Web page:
Human Rights Defenders: We do it from the heart for our community

Human Rights Defenders: We do it from the heart for our community

“We work in our community where there are a lot of child abuse, violence and child protection issues,” says Tom Oaveta, a community leader at Kerema Block, 9 Mile - Port Moresby, Papua New Guinea.

Mr Oaveta leads a team of six Human Rights Defenders (comprising of three males – he included and two females.)

Prior to becoming a Human Rights Defender (HRD) and a Community Resource Person (CRP) for World Vision in Papua New Guinea, Tom led peace mediations in his community.

“After completing the HRD and CRP training, my team and I are now using the knowledge we learnt through our training to work with members of our community to educate them and assist in solving gender related issues.”

He said after conducting peace mediations between disputing couples in his community, community members are now aware that there are HRDs and CRPs to assist them within the community.

Human Rights Defenders: We do it from the heart for our community
Human Rights Defenders: We do it from the heart for our community

Mr Oaveta adds, “I want to thank World Vision for training us, we are now able to use the skills to help our community, and we are doing it from our hearts because we know that there are problems in our community, issues such as domestic violence must be reduced or is at a level where it can be peacefully solved.”

He further said that in his first two months as a certified HRD, he and his team have witnessed and supervised more than 20 cases of family and sexual violence in the community.

“We have already sent three women to a seif house (safe house) but there are some cases that we brought to the attention of the police but did not proceed as we expected.”

As such, Mr Oaveta and his team are now working closely with World Vision to understand the correct pathways involved in reporting cases of family and sexual violence so as to minimise it in their community.

“There are some cases that we deal with on a community level through our own customs as Melanesians but there are others that we have referred to the village court.”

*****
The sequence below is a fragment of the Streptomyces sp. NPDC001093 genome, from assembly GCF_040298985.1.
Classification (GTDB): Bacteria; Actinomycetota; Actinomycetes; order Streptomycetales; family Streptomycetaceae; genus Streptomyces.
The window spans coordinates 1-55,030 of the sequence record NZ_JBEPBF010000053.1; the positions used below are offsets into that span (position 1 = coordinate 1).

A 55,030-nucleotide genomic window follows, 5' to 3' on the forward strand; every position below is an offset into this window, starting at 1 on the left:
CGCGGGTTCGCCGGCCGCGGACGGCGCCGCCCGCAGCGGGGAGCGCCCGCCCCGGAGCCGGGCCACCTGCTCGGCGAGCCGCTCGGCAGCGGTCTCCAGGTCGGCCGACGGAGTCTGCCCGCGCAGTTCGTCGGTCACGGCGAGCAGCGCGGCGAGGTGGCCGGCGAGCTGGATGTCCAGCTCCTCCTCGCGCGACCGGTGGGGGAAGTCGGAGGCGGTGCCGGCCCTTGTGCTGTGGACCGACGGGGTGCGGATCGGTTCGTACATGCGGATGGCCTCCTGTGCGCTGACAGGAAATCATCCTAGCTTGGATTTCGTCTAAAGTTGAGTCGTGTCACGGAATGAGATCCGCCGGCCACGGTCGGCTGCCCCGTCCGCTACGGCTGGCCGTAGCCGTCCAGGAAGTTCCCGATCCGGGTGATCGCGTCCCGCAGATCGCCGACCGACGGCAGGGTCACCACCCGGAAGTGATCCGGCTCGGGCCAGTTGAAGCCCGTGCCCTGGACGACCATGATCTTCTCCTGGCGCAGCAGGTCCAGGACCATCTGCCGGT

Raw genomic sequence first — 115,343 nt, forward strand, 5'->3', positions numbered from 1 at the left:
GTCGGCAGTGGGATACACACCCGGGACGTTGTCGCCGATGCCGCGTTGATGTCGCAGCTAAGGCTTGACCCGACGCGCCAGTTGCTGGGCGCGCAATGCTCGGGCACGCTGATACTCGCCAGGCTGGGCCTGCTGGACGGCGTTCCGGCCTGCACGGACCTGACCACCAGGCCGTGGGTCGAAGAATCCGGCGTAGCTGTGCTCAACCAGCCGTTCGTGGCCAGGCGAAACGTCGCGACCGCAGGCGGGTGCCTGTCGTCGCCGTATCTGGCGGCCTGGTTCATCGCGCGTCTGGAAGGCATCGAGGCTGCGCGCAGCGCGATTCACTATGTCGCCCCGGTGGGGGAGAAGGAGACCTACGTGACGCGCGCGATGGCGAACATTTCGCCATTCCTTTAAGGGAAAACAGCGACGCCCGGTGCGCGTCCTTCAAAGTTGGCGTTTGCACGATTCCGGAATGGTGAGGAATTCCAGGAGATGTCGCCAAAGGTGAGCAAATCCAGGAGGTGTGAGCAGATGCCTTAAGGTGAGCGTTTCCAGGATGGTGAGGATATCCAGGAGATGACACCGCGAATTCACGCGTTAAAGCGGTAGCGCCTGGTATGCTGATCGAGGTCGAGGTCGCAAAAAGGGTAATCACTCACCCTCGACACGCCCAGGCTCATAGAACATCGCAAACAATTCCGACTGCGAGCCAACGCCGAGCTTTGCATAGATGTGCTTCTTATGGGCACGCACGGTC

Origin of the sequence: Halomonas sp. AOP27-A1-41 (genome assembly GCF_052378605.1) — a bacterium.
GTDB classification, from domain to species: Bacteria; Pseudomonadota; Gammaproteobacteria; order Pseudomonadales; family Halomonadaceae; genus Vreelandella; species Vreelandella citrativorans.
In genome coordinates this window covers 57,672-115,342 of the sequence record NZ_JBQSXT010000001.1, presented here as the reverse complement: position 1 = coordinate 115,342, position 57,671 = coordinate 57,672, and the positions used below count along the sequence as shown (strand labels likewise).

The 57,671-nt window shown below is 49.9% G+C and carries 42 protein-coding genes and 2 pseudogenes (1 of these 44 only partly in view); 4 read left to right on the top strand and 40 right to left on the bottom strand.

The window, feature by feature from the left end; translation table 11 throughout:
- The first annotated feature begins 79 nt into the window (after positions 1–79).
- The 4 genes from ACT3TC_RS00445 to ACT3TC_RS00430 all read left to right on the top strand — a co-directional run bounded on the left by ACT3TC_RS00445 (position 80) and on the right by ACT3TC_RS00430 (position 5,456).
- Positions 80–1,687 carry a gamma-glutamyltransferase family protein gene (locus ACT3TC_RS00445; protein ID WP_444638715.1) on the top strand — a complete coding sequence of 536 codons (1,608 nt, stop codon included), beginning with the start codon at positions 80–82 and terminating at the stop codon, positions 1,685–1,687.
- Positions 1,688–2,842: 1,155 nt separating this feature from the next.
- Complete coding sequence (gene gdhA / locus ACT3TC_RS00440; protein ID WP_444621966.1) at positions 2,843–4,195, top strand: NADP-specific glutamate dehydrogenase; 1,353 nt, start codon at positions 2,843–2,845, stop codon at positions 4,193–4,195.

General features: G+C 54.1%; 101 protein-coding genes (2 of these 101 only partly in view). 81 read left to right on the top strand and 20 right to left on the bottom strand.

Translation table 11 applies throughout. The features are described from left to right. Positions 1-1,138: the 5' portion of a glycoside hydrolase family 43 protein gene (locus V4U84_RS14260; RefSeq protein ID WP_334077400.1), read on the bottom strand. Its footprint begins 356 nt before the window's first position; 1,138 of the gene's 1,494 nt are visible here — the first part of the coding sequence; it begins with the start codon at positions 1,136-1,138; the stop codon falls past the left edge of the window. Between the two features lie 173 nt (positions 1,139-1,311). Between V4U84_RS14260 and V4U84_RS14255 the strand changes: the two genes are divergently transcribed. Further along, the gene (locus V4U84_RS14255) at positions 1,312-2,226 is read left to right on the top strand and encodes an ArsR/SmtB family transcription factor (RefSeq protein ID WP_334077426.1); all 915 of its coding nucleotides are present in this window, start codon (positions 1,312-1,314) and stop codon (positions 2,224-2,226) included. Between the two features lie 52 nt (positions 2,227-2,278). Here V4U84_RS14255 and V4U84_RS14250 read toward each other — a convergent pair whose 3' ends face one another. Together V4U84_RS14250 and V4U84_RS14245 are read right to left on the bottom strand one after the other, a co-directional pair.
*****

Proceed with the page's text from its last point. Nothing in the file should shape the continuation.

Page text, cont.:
He adds,” It is very challenging to be a HRD, you will be needed at any time, sometimes at night, sometimes when you’re about to have dinner or to be with your own family, but we know we must do this because it is for the good of the community.”

World Vision in Papua New Guinea through its Action Against Gender Violence: Engaging Men, Youth and Children project is working with other NGO partners to train community volunteers on the importance of gender equality, gender inclusion and the rights of children amongst other gender related topics.

“I’m very happy with World Vision and its partners for teaching us these skills, what you have taught us is very important and we are happy to volunteer: although we are not paid, we do it from our hearts,” Mr Oaveta said.

Community leaders are taught skills on how to identify and deal with gender related issues as well as the best ways on solving family and sexual violence and child abuse issues within their own communities.

 “I volunteered as HRD to help keep my community safe so that women and children can move around freely and safely,” says Paul Oza.

Human Rights Defenders: We do it from the heart for our community

He adds,” Men and women must move around freely in our community, I learnt about HRD through a training conducted by World Vision and National Capital District Commission (NCDC).”

Paul said that after completing the training, he is now working as a volunteer because he wants to share the knowledge and the skills he has gained with other members of his community.

“We are here to teach you, so that you become better people and live in peace unlike some other communities in the city,”

He confirmed that so far, they have facilitated more than twenty cases on domestic violence in their community since becoming HRDs, with three women already referred to a safe house.

He added that the team also do regular awareness in the community on child protection to educate parents that children do have rights.

Paul adds, ”We educate parents on the types of chores children can do, we tell parents they must not tell their children to carry large jerry cans for long distances as it affects the child’s growth.”

These trained community leaders are given certificates at the end of each training or workshop so they can return to their communities and share the knowledge and skills they have learnt.

Paul adds, “I tell parents that your problem will eventually be my problem because I’m a HRD, so you need to listen to me and stop mistreating your children.”

Both Paul, Tom and four other members of the HRD team at Kerema Block, 9 Mile have also volunteered as screen talents (actors) for an upcoming short video on reducing family and sexual violence in PNG under the Action Against Gender Violence: Engaging Men, Youth and Children project.

The video is titled “Mutual Respect”, and aims to educate people on the importance of respect within a marriage. The videos are in pre – production and will soon be aired on a local Television station - TVWAN.

The video production is supported by World Vision, Consultative Implementation and Monitoring Council (CIMC) and The National Capital District Commission (NCDC) with funding support from the Australian Government working in partnership with the Government of Papua New Guinea.